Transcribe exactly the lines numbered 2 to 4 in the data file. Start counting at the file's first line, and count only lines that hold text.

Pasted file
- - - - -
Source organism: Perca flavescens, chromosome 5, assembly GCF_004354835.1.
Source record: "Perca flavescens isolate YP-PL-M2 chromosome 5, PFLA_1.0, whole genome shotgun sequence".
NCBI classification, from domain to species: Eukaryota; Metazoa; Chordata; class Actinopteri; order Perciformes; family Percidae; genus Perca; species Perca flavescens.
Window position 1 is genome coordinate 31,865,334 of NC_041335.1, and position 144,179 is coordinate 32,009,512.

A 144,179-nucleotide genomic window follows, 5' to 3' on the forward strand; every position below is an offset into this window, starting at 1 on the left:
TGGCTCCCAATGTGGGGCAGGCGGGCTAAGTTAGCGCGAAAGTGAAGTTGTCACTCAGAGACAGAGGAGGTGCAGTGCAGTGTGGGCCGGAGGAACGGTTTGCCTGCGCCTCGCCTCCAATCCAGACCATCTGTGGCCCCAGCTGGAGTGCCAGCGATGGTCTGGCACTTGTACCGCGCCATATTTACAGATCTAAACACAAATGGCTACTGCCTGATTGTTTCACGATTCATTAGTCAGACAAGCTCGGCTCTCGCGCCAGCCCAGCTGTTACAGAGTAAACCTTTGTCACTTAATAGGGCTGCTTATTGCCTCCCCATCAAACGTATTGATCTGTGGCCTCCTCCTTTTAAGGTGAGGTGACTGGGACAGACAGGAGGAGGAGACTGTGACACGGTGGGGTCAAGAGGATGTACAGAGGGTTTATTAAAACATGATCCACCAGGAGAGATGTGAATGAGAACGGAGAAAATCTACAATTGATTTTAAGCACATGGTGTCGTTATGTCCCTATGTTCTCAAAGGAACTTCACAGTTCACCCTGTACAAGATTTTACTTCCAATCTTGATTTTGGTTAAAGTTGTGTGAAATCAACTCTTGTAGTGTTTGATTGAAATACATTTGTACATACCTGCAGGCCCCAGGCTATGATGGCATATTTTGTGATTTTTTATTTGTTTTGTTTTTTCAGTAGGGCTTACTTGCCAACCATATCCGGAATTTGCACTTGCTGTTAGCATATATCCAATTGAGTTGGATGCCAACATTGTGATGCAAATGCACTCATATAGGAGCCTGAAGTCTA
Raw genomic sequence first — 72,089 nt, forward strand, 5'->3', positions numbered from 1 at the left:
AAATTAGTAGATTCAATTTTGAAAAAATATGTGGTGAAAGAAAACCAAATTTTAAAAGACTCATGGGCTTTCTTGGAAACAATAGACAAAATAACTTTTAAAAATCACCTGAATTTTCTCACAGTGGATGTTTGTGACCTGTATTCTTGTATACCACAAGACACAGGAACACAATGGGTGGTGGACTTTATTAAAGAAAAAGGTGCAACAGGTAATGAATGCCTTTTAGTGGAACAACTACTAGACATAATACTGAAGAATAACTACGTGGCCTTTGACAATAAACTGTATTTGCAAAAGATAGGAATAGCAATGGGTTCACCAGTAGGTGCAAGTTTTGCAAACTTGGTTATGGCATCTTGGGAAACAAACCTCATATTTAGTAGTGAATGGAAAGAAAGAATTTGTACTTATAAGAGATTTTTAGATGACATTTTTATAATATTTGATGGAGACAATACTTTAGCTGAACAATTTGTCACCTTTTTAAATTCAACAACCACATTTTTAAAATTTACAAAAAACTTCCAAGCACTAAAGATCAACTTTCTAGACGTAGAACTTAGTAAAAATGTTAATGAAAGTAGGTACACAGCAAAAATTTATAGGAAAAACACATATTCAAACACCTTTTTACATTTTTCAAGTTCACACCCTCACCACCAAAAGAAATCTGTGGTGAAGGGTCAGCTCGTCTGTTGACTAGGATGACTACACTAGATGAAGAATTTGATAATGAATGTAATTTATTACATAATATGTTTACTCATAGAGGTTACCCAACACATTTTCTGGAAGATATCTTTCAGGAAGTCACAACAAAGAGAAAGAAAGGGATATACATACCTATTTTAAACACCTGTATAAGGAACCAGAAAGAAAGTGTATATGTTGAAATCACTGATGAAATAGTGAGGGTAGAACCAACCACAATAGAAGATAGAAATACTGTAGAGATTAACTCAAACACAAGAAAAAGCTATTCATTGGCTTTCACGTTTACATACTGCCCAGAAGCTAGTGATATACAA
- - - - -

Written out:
Source record: "Perca flavescens isolate YP-PL-M2 chromosome 5, PFLA_1.0, whole genome shotgun sequence".
NCBI classification, from domain to species: Eukaryota; Metazoa; Chordata; class Actinopteri; order Perciformes; family Percidae; genus Perca; species Perca flavescens.
Window position 1 is genome coordinate 31,865,334 of NC_041335.1, and position 144,179 is coordinate 32,009,512.